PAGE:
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  1. #1

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    Model Light for Strobist lighting?

    Hey Guys,

    Most of you know that I managed to put together a Strobist kit for remote location shoots for my film cameras. However.. in that golden hour(sunset) it's difficult to focus due to lack of light. I use a SB-24 and Sunpak 544 flash. So have you guys heard of a accessory thats out there than can be attached as a model light?

    ToddB

  2. #2
    adelorenzo's Avatar
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    How about a small, cheap hotshoe mounted LED video light? You should be able to get something on dx.com for less than $20. If you are using your hotshoe for triggers than just stick an extra cold shoe onto your camera body somewhere.

  3. #3
    MattKing's Avatar
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    As a modeling light, a small flashlight velcroed on to the flash should work fine.
    Matt

    “Photography is a complex and fluid medium, and its many factors are not applied in simple sequence. Rather, the process may be likened to the art of the juggler in keeping many balls in the air at one time!”

    Ansel Adams, from the introduction to The Negative - The New Ansel Adams Photography Series / Book 2

  4. #4

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    As a modeling light, a small flashlight velcroed on to the flash should work fine.

    Thats what I was thinking. I have a couple of LED lights I got from Costco that came three in a pack. Do you think they over power the flash? It looks like white light so it shouldn't give color film an aweful look. What do you think?

  5. #5
    MattKing's Avatar
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    Quote Originally Posted by ToddB View Post
    As a modeling light, a small flashlight velcroed on to the flash should work fine.

    Thats what I was thinking. I have a couple of LED lights I got from Costco that came three in a pack. Do you think they over power the flash? It looks like white light so it shouldn't give color film an aweful look. What do you think?
    A small flashlight will give you far less light than almost any electronic flash - unless you use really long (several seconds) exposure times.

    Be careful about using them as modeling lights - it will be difficult to set them up to illuminate your subject in exactly the same way as the flashes. In addition, if they have a tightly focussed beam, they should be diffused in order to ensure comfort for any people in your pictures, and to give you a better sense of how the edges of your scene will appear.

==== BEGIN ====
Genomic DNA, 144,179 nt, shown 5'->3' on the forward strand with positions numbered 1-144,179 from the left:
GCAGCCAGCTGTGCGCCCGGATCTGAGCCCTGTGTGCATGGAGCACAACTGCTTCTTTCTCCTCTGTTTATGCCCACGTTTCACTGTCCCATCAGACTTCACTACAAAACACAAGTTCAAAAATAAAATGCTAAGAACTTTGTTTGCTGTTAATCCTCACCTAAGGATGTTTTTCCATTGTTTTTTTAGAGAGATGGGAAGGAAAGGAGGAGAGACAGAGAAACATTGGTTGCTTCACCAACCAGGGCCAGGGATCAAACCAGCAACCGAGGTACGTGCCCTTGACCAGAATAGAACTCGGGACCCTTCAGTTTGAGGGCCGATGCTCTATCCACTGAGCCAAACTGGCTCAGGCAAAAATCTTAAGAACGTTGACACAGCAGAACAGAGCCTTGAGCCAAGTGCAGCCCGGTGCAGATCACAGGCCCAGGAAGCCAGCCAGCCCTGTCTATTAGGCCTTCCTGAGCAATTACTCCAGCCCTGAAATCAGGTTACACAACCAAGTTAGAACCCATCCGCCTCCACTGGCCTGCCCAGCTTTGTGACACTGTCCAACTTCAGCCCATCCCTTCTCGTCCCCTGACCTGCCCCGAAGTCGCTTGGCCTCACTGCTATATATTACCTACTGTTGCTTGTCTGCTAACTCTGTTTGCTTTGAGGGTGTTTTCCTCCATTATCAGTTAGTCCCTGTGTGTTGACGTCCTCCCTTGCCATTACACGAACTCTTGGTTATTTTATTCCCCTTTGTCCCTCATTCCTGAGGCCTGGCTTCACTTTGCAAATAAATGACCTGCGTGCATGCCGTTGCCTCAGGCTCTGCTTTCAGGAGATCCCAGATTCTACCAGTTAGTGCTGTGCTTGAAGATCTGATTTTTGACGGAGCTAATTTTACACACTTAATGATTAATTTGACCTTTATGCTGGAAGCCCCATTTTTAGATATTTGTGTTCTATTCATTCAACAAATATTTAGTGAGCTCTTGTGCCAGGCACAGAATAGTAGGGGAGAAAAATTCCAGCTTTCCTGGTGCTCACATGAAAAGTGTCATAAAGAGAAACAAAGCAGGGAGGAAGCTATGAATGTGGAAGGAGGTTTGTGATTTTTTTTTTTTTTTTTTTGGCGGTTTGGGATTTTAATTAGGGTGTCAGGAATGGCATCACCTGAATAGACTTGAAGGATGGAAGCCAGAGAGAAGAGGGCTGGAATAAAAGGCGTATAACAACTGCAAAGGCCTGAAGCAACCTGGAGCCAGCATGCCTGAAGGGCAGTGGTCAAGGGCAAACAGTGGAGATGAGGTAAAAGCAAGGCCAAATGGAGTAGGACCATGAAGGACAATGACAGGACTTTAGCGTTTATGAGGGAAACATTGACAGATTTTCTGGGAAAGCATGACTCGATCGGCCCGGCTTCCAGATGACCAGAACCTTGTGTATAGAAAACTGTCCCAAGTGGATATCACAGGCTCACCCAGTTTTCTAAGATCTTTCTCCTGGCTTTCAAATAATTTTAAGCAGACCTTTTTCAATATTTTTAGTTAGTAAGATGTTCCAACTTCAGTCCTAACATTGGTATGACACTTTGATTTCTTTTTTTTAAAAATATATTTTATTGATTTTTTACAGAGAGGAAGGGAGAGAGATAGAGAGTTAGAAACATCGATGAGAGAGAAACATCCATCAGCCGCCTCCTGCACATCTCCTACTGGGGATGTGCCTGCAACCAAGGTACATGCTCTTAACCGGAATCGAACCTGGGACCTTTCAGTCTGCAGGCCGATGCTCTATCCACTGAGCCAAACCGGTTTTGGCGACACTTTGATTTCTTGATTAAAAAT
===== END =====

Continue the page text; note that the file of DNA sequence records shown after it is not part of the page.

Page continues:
They should be fine to give you enough light to focus.
    Last edited by MattKing; 04-17-2014 at 03:46 PM. Click to view previous post history.
    Matt

    “Photography is a complex and fluid medium, and its many factors are not applied in simple sequence. Rather, the process may be likened to the art of the juggler in keeping many balls in the air at one time!”

    Ansel Adams, from the introduction to The Negative - The New Ansel Adams Photography Series / Book 2

  6. #6

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    I have shoot through umbrellas and reflective umbrellas. I think using those flashlite's for ambient use wouldn't work out to well.

    Todd

  7. #7
    adelorenzo's Avatar
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    Do you want a light to just help you focus or do you want an actual modeling light? If the answer is the latter then it might be easiest to just get some strobes that have modeling lights.

  8. #8

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    Just to focus..

    ToddB

  9. #9
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    how about pacing it off & just set the lens focus based on this distance?
    Items for sale or trade at www.Camera35.com

  10. #10
    adelorenzo's Avatar
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    If you just need it for focusing than, to me, an on-camera light makes more sense than putting something on your off-camera flashes. Something like this light from B&H would go into your hotshoe OR your tripod mount on the bottom of the camera, it is small, lightweight and dimmable. Also you aren't blasting a flash light in someone's eyes.

    $20 plus shipping from B&H, just as one example:

    http://www.bhphotovideo.com/c/produc...DEO_LIGHT.html



 

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